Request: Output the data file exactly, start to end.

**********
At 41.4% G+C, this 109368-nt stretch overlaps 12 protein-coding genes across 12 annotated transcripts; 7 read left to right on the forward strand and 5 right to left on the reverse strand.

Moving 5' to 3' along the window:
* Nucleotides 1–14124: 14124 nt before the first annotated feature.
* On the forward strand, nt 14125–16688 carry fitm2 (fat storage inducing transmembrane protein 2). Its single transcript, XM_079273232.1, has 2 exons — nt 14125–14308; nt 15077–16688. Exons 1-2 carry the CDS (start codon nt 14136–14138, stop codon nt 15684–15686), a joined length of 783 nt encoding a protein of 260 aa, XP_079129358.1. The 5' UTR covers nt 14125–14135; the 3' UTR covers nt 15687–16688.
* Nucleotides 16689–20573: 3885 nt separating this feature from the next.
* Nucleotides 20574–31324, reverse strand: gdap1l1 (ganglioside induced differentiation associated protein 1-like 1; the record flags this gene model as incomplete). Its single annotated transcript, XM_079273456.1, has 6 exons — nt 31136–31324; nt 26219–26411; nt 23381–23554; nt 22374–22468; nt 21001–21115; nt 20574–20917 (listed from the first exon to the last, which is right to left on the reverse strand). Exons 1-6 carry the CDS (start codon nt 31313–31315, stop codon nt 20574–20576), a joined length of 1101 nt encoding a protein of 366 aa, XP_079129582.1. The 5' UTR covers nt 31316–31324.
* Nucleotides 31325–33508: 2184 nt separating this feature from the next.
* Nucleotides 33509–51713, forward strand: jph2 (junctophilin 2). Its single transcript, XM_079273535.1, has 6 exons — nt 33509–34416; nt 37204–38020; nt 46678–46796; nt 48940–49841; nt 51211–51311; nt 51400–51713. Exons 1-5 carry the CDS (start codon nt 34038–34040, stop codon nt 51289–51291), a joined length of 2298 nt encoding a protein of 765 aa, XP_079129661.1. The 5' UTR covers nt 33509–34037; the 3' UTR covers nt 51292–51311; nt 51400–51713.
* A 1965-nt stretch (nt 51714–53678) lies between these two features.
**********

At 41.4% G+C, this 109368-nt stretch overlaps 12 protein-coding genes across 12 annotated transcripts; 7 read left to right on the forward strand and 5 right to left on the reverse strand.

Moving 5' to 3' along the window:
* Nucleotides 1–14124: 14124 nt before the first annotated feature.
* On the forward strand, nt 14125–16688 carry fitm2 (fat storage inducing transmembrane protein 2). Its single transcript, XM_079273232.1, has 2 exons — nt 14125–14308; nt 15077–16688. Exons 1-2 carry the CDS (start codon nt 14136–14138, stop codon nt 15684–15686), a joined length of 783 nt encoding a protein of 260 aa, XP_079129358.1. The 5' UTR covers nt 14125–14135; the 3' UTR covers nt 15687–16688.
* Nucleotides 16689–20573: 3885 nt separating this feature from the next.
* Nucleotides 20574–31324, reverse strand: gdap1l1 (ganglioside induced differentiation associated protein 1-like 1; the record flags this gene model as incomplete). Its single annotated transcript, XM_079273456.1, has 6 exons — nt 31136–31324; nt 26219–26411; nt 23381–23554; nt 22374–22468; nt 21001–21115; nt 20574–20917 (listed from the first exon to the last, which is right to left on the reverse strand). Exons 1-6 carry the CDS (start codon nt 31313–31315, stop codon nt 20574–20576), a joined length of 1101 nt encoding a protein of 366 aa, XP_079129582.1. The 5' UTR covers nt 31316–31324.
* Nucleotides 31325–33508: 2184 nt separating this feature from the next.
* Nucleotides 33509–51713, forward strand: jph2 (junctophilin 2). Its single transcript, XM_079273535.1, has 6 exons — nt 33509–34416; nt 37204–38020; nt 46678–46796; nt 48940–49841; nt 51211–51311; nt 51400–51713. Exons 1-5 carry the CDS (start codon nt 34038–34040, stop codon nt 51289–51291), a joined length of 2298 nt encoding a protein of 765 aa, XP_079129661.1. The 5' UTR covers nt 33509–34037; the 3' UTR covers nt 51292–51311; nt 51400–51713.
* A 1965-nt stretch (nt 51714–53678) lies between these two features.